A team of scientists led by the University of Portsmouth has recently found a significant connection between social organization and cognitive skills in monkeys, with the most socially tolerant species of macaques having greater self-control than their more authoritarian and violent counterparts. These findings could also shed new light on how humans evolved to become more cooperative and cognitively sophisticated.
Through a series of cognitive touchscreen tasks, the experts evaluated the performance of 66 macaques from the Medical Research Council Center for Macaques in the UK and the Center of Primatology of the University of Strasbourg in France to identify interspecies differences in impulsive behaviors.
The experiments revealed that Tonkean macaques, which get along with each other the most and tend to form diverse, complex relationships, exhibited better overall control of distractions, emotions, and actions compared to the less socially-tolerant long-tailed and rhesus macaques.
“This relationship between social tolerance and cognitive abilities could explain why Tonkean macaques are better at managing complex relationships with others,” said study lead author Louise Loyant, a doctoral student in Comparative and Evolutionary Psychology at Portsmouth.
“This is important, as it improves our understanding of our own social evolution. Macaques live in complex communities, not too dissimilar from our own, and we can learn a lot from them. Existing research on human inhibitory control, or self-control, suggests the better a person is at managing their emotions and reactions, the more successful they’re likely to be in life; whether that be in relationships, work, or just generally. Our results support this hypothesis.”
Moreover, the investigation highlighted the important role ecological factors play on self-control skills. According to the researchers, the different risks and environmental pressures faced by each species have likely shaped their behaviors, emotions, and impulsivity levels.
For instance, long-tailed and rhesus macaques living in areas with a greater number of predators usually display more reactive and cautious behaviors, while Tonkean macaques that face lower risks of predation exhibit quieter and less reactive behaviors. Thus, both social and ecological factors are likely to influence self-control skills in primates.
“A macaque living in a more competitive environment would benefit from learning how to contain inappropriate behaviors, like feeding or mating, if they’re around others higher up in the social pyramid. But there’s also the hypothesis that our closest primate species have evolved over time to have increased brain size and higher cognitive performances, including better self-control,” said senior author Marine Joly, an expert in the evolution of human and non-human primates at Portsmouth.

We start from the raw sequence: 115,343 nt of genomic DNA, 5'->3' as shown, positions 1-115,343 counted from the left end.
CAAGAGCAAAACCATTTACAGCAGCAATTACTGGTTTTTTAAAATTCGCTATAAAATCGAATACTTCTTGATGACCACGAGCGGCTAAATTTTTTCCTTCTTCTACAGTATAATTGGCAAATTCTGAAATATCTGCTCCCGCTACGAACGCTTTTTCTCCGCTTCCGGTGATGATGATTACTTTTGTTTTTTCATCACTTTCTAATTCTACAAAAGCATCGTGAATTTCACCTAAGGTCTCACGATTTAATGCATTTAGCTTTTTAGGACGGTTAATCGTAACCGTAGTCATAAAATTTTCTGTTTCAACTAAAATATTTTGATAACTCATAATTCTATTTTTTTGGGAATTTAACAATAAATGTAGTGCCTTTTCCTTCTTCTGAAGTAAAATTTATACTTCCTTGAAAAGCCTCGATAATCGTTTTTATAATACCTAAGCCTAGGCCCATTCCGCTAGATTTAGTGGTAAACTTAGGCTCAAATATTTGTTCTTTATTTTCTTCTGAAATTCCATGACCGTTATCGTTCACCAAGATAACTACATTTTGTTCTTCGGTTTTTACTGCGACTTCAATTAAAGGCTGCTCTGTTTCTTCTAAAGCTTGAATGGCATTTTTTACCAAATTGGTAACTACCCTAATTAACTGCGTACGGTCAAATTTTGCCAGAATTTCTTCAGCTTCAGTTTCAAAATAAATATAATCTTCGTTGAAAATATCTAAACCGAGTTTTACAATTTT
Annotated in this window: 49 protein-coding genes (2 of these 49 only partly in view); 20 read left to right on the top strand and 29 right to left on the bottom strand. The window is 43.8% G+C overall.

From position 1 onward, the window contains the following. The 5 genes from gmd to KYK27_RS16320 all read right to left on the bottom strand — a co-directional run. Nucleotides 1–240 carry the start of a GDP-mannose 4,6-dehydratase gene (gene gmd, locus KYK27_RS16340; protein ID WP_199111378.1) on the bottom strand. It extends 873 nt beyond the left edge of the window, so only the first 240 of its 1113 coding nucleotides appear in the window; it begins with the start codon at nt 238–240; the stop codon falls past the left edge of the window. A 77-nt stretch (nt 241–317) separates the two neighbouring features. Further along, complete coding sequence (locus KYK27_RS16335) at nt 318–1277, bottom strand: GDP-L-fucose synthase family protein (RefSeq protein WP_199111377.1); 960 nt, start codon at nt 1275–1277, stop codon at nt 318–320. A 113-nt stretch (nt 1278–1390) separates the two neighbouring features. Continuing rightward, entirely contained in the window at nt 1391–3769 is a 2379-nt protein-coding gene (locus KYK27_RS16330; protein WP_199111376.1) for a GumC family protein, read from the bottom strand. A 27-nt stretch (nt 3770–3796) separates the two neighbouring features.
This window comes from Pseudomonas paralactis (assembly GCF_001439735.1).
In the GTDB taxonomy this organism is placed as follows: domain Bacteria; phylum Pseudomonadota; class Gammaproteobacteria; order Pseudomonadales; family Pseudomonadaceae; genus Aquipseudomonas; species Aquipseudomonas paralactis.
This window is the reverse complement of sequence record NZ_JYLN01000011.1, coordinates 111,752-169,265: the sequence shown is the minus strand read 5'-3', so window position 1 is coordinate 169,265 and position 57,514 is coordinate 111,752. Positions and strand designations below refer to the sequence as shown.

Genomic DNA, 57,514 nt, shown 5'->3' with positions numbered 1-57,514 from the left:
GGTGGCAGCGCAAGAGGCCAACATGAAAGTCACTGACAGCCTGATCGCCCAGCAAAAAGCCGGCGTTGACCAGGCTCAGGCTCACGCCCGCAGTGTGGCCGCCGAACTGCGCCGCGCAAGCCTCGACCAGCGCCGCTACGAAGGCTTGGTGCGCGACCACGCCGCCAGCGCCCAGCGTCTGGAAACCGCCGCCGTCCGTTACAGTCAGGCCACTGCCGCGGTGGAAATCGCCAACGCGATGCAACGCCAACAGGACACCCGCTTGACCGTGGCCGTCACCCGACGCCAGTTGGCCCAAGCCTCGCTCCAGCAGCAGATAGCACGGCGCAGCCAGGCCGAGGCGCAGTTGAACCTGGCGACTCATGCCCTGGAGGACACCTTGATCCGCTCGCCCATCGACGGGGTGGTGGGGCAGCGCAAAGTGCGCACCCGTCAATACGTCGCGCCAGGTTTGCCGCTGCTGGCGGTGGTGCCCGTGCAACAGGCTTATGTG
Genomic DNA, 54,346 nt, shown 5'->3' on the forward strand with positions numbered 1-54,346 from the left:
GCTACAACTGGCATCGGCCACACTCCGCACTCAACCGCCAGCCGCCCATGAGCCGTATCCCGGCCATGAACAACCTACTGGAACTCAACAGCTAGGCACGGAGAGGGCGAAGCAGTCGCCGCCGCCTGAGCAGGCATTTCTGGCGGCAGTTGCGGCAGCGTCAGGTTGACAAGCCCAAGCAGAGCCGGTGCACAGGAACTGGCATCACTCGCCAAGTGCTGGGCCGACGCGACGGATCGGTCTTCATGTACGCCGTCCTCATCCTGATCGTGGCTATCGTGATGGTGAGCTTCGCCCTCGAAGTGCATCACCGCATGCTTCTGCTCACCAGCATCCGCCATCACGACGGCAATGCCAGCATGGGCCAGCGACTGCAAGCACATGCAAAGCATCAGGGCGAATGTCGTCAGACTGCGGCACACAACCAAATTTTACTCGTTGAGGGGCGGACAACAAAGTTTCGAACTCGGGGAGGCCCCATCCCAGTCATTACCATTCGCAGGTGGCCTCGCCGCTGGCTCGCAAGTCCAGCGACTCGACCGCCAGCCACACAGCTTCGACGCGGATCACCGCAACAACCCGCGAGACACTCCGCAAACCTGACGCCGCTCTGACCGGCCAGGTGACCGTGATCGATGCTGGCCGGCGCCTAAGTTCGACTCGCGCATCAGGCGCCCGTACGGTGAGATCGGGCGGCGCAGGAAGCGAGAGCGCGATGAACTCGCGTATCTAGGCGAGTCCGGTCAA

“Our findings support both of these potential explanations, as well as suggest that species living in more complex societies might have better socio-cognitive skills too, including perception, attention, memory, and action planning.”
However, since the study has some limitations – such as the small sample size and some prior cognitive testing experience among the species – further research is needed involving a larger cohort and a closer evaluation of monkeys’ complex behaviors. The research is published in the journal Animal Cognition.
Self-control, often referred to as self-regulation, is the ability to manage one’s behavior, emotions, and thoughts that often leads to long-term benefits. It is considered a crucial skill in achieving personal and professional success.
This trait enables individuals to resist immediate desires and impulses in favor of actions that align with their long-term goals. Self-control is also closely related to the concept of willpower, the capacity to resist short-term temptations to meet long-term goals.
Self-control has been extensively studied in various disciplines such as psychology, neuroscience, and behavioral economics. In psychology, for instance, the concept of self-control is a key element of many theories of personality and development. Some psychological research, such as the famous “marshmallow test”, has demonstrated that early self-control abilities can predict important outcomes later in life, such as academic success and physical health.
In the context of social interactions and group living, self-control can also refer to the ability to regulate one’s behavior in ways that are socially acceptable or beneficial for group cohesion.
However, self-control is not always beneficial. There can be circumstances where excessive self-control can lead to over-regulation, denying oneself the experience of pleasure or joy, or to mental health issues such as anxiety and depression. Thus, a balance is necessary.
Self-control is not a fixed trait; it can be improved with practice and training. Techniques like mindfulness meditation, cognitive behavioral therapies, and certain types of physical exercise are often suggested to improve self-control.